During the past three decades, Portuguese architect Eduardo Souto de Moura has produced a body of work that is of our time but also carries echoes of architectural traditions. His oeuvre is convincing proof of modern idiom’s expressive potential and adaptability to distinct local situations. Always mindful of context, understood in the broadest sense, and grounded in place, time, and function, Souto de Moura’s architecture reinforces a sense of history while expanding the range of contemporary expression.
Already in his first works, undertaken in the 1980s, Souto de Moura had a consistent approach that never adopted the trends of the moment. At that time, he was intensely out of fashion, having developed his individual path during the height of postmodernism. As we look back today, the early buildings may seem normal, but we must remember how brave they really were back then.
The versatility of his practice is evident in the variety of commissions he has undertaken with success. He is capable of designing from domestic to urban scale. Many of his early works in the 1980s were single-family houses and remain among his seminal works. However, the scope of his work has expanded: the Braga Municipal Stadium, Portugal, designed in 2000 is muscular, monumental and very much at home within its powerful landscape; the Burgo Tower, Portugal, designed at the beginning of the 1990s and built a decade later, consists of two buildings side by side, one vertical and one horizontal with different scales, in dialogue with each other and the urban landscape; the Paula Rêgo Museum, completed in 2008, a grouping of volumes interspersed in the trees at its site in Cascais, Portugal, is both civic and intimate, and so appropriate for the display of art.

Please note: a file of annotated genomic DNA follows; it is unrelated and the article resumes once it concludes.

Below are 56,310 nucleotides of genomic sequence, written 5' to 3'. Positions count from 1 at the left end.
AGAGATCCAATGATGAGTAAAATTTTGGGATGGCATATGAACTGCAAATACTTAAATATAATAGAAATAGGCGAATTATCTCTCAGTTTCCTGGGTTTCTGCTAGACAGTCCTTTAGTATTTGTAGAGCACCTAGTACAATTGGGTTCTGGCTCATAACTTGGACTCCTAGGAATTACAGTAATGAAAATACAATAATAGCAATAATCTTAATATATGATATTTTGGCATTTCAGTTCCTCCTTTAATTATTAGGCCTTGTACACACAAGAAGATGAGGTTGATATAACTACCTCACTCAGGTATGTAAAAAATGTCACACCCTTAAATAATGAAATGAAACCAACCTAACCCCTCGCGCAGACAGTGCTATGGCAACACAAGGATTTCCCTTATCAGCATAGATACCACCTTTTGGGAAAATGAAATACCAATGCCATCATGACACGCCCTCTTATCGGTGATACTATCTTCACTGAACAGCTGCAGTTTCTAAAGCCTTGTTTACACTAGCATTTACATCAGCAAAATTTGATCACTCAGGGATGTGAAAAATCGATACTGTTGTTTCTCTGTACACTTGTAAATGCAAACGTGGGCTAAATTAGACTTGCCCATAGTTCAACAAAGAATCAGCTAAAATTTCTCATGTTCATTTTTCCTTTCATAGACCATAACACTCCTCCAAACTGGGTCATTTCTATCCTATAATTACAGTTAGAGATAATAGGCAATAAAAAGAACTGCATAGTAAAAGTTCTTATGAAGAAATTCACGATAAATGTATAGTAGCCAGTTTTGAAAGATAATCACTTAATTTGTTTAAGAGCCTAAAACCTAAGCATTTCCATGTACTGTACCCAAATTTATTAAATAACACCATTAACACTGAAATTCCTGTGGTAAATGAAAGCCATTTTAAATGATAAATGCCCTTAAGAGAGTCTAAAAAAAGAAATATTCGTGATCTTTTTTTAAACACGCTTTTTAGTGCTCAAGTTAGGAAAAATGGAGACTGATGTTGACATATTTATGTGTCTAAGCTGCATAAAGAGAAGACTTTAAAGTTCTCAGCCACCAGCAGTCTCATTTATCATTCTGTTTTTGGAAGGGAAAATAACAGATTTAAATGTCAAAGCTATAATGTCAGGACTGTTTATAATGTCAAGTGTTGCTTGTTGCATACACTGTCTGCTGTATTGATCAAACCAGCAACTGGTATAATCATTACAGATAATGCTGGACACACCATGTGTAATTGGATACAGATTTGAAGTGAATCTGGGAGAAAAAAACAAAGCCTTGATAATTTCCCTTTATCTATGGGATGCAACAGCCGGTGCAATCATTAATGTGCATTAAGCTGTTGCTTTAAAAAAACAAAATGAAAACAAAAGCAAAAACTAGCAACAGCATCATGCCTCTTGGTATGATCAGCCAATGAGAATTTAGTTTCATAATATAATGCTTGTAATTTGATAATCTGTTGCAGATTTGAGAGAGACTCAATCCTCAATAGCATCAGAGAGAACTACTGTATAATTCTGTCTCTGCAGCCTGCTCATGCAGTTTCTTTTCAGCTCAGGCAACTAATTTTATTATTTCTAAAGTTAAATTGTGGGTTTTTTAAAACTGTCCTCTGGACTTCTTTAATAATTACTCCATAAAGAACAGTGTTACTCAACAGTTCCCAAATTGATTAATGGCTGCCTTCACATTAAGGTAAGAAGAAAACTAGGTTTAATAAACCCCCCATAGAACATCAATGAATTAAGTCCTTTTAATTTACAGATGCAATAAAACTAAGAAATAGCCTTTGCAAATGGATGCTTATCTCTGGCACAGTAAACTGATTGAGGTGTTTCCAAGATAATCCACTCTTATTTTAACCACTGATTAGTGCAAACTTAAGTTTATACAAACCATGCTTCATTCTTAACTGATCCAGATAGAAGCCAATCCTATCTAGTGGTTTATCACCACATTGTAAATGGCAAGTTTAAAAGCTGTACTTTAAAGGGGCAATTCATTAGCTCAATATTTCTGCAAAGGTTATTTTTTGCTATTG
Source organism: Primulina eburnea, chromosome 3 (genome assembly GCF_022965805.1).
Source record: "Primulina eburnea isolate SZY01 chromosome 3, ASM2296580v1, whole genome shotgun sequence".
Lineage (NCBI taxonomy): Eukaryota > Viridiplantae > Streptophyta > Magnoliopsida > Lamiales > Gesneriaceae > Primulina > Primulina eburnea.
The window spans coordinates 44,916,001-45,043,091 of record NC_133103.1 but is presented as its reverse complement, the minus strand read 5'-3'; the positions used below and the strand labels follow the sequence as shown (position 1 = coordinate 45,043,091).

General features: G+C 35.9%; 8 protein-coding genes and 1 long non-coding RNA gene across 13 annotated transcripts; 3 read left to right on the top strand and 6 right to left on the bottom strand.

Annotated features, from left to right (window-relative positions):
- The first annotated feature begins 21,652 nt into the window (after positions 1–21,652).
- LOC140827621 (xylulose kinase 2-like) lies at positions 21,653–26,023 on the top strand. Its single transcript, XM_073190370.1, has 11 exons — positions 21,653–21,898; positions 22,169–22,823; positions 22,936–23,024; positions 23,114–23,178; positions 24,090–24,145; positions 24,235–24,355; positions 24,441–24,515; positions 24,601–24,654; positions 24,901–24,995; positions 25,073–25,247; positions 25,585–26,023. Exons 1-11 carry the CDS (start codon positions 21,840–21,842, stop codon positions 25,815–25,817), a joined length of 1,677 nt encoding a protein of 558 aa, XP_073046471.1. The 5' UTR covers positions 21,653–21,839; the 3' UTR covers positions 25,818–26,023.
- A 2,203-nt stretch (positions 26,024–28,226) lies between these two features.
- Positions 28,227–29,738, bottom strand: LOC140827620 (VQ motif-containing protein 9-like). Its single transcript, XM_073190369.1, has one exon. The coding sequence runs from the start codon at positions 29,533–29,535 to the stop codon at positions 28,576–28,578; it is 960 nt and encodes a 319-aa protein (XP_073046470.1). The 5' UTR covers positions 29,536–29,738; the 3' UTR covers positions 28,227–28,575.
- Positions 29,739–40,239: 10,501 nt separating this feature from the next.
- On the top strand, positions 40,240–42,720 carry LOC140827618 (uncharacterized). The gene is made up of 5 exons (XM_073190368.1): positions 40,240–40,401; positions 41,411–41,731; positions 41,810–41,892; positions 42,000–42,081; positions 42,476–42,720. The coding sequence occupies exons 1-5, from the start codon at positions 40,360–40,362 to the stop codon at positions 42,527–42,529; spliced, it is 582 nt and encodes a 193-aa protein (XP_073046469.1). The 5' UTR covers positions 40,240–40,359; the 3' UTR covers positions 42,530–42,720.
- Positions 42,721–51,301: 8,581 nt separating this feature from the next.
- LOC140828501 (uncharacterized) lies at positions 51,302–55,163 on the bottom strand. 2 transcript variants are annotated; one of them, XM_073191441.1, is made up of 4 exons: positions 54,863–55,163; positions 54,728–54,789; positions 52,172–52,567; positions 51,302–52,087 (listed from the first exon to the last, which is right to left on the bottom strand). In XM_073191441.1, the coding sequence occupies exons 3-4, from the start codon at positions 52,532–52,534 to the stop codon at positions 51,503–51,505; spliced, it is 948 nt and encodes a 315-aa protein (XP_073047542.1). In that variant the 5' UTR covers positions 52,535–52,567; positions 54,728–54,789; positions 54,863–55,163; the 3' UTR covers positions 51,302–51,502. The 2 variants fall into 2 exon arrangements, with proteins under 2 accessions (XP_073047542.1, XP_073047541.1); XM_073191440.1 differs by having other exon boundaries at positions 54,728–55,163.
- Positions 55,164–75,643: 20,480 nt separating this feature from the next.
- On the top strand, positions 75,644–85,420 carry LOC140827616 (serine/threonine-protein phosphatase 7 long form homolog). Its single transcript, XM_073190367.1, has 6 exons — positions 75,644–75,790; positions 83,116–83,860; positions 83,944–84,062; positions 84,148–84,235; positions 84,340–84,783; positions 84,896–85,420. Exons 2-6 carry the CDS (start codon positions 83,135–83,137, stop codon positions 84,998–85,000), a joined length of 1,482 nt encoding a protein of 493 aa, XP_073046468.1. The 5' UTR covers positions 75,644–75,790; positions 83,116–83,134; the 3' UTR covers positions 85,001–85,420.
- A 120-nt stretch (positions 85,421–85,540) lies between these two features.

In their apparent formal simplicity, Souto de Moura’s buildings weave together complex references to the characteristics of the region, landscape, site, and wider architectural history. Often simple geometries are underlined through interplay of solid and void or light and shadow. The restoration and adaptation of the Santa Maria Do Bouro Monastery into a hotel has taken a building from ruble to reinterpretation. Souto de Moura has created spaces that are both consistent with their history and modern in conception. The effectiveness of his works usually stems from the juxtaposition of elements and concepts. His unique capacity to embrace reality while employing abstraction creates an architectural language that transforms physicality into the metaphysical.